The delivery of the placenta was a bit trickier and took almost two more hours to occur. To finally get it out, I had to push while Marloes pushed very hard on my belly. When it finally came out, we were able to say goodbye to our lost baby which was difficult and emotional and sad, but also such a release. Everyone's gentleness and compassion made for a very supportive environment.

After that, we were left alone - Niek, Arden, and myself - for over an hour to just enjoy being together after all these months of waiting and worry. It was very private and special. Arden nursed a little bit, Niek and I stared till our eyes were popping ... it just didn't seem possible that this moment had finally arrived and that we were all together.

By then it was after midnight. I had a shower and then was wheeled off to the ward room for new mothers & babies while Niek was free to go home and hopefully catch a few winks of sleep. In the ward room, Arden quickly made his preferences clear - he was happy to sleep through the night, but only in my arms. That was happily arranged, and we snoozed and visited with each other all night long. I tried a few times to nurse him more, but he wasn't interested until around 6 am, when he did a reasonably good job but was certainly not the guzzle guts that his siblings were. Morning found us curled up asleep together, very much the picture of happy content.

25 December 2007

welcome to the world

Please welcome Arden Ellery, born 20 December 2007 at 21:38, weighing 7.3 pounds and measuring 19.5 inches!!

More details to follow, when his mama's brain starts functioning again. ;)

18 December 2007

oddly reticent

Maybe it's the reaction of the couple of people I've told, or maybe it's yet another case of jitters on my part ... but I'm feeling oddly reticent to admit that I got some big news from the GYN at today's checkup. I suppose I'm scared of jinxing the situation.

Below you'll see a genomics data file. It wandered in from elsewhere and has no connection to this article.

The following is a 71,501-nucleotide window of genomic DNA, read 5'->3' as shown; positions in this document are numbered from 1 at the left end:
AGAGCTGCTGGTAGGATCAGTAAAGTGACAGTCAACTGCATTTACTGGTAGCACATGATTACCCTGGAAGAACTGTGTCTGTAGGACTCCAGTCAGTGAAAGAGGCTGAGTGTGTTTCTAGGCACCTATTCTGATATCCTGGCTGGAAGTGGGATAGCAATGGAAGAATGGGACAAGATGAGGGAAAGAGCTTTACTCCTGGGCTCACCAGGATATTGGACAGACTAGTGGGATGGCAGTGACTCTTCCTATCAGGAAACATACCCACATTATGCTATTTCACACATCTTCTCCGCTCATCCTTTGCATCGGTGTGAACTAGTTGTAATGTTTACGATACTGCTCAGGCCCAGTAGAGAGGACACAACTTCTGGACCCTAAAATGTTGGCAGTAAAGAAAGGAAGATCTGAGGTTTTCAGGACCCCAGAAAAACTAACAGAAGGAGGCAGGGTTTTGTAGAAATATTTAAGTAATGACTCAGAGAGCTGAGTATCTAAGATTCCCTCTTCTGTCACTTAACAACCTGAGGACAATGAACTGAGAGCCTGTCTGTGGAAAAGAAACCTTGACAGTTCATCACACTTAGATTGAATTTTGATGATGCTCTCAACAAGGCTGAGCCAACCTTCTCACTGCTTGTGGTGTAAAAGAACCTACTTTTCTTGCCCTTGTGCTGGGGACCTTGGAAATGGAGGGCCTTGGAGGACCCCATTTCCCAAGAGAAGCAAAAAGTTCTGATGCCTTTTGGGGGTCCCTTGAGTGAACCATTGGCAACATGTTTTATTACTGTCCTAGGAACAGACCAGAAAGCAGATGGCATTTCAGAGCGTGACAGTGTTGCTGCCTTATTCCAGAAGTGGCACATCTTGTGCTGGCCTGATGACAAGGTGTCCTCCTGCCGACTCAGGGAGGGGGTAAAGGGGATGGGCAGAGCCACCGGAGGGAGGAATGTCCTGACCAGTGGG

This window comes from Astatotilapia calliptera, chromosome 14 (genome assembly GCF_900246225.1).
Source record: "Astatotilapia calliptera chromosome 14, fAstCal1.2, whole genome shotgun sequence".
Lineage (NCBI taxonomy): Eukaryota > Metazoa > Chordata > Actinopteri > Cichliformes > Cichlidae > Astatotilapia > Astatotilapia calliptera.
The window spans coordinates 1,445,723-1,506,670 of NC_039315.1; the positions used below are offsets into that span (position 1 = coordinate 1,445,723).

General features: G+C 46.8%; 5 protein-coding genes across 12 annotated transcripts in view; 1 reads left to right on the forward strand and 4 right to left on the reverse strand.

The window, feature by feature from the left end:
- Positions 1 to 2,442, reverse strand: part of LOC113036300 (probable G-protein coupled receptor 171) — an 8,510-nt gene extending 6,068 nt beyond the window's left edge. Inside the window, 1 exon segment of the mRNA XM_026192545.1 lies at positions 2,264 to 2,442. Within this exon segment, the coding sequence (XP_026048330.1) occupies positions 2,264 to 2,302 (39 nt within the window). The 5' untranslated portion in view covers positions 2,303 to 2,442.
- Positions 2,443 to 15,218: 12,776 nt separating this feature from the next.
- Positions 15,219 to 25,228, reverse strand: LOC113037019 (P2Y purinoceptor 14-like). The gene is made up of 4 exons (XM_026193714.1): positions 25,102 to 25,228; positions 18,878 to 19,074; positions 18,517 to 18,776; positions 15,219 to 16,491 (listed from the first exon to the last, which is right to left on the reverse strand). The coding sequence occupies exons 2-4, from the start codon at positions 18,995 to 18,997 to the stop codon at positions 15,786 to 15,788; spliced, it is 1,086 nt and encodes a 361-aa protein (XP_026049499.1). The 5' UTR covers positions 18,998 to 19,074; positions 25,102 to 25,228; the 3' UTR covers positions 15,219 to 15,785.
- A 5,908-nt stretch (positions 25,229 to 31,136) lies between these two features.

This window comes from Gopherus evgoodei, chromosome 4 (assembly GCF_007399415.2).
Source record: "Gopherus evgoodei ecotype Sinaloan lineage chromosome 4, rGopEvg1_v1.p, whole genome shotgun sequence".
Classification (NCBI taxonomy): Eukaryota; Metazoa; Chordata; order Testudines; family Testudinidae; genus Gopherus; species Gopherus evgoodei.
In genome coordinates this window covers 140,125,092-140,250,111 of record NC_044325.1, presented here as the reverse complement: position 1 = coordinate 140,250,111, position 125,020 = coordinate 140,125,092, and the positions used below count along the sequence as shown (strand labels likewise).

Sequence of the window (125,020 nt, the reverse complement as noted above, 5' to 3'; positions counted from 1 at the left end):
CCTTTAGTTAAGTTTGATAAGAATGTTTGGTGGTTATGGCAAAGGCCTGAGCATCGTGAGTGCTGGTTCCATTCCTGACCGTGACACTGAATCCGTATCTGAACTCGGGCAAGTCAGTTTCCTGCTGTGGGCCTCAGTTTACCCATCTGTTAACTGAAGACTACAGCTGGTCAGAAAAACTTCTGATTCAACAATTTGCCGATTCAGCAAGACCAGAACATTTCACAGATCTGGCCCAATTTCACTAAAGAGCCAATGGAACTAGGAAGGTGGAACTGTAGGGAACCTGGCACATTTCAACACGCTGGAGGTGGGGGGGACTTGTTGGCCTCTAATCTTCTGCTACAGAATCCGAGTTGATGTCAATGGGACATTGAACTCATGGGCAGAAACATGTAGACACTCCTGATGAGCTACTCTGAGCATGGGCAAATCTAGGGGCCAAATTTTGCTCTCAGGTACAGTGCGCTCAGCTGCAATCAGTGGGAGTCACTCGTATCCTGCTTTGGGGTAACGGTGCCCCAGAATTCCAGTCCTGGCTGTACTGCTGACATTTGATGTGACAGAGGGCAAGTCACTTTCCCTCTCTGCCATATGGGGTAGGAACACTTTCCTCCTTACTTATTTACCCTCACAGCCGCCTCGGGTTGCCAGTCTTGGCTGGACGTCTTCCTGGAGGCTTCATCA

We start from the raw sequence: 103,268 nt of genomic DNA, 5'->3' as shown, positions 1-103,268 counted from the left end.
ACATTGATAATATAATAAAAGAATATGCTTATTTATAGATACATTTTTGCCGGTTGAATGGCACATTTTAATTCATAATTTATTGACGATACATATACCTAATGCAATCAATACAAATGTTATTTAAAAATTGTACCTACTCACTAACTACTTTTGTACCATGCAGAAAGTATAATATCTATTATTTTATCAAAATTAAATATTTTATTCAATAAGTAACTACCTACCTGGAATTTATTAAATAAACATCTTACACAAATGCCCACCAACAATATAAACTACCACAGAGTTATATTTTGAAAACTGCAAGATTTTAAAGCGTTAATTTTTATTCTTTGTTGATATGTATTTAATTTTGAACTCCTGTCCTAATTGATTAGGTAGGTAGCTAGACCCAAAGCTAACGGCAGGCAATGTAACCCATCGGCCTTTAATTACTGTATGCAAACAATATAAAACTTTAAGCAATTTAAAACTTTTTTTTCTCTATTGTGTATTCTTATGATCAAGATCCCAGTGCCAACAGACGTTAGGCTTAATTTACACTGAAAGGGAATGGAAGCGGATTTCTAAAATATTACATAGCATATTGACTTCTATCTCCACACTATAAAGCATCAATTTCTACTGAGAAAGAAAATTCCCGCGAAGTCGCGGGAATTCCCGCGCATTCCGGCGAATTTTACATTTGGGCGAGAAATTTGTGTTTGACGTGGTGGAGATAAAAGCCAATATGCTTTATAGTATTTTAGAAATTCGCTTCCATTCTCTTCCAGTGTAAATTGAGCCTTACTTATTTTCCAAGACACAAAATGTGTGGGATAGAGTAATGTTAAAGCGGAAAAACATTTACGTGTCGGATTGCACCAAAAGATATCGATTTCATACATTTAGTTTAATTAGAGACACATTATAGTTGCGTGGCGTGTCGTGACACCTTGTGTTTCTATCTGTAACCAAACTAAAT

The good news:
At today's appointment, Dr. Schmitz found Arden's head all-but-engaged in my pelvis, which is very good. And I'm just shy of 2 cm dilation, which is also very good. Not good enough to check me in the hospital today, but good enough to make an appointment on the delivery ward for first thing Thursday morning. They'll check if I'm further dilated and will apply hormonal gel to my cervix to give Mother Nature a nudge in the right direction ... which will hopefully result in meeting Arden face-to-face by the end of the day.

The potential downside:
If the hospital is all booked up, we'll lose our appointment and have to wait for an opening. And there is the chance that the gel will have absolutely no effect and we'll be sent home after a few hours. But the doctor feels that the chances are very good that this will be just the gentle nudge that my body needs. I have had contractions off and on the past few days, but they fade away - I've had difficulty maintaining contractions during all but Rowen's birth ... I guess my body likes being pregnant. LOL.

The emotional weirdness:
It's all kind of huge suddenly and I am having the weirdest thoughts - like 'what if he doesn't like me?' Niek was comparing it to how you feel when you're in a losing position in chess and suddenly have the advantage on the board. I'll have to admit that his metaphor sailed right over my head, but apparently he's also feeling kind of strange. I'm not scared of the birth - after three children, that part doesn't phase me in the slightest - it's more a matter of grasping the reality of it after all the ups and downs we've had during the past months. Can this really be the happy ending (or beginning, to be more accurate) we've hoped for???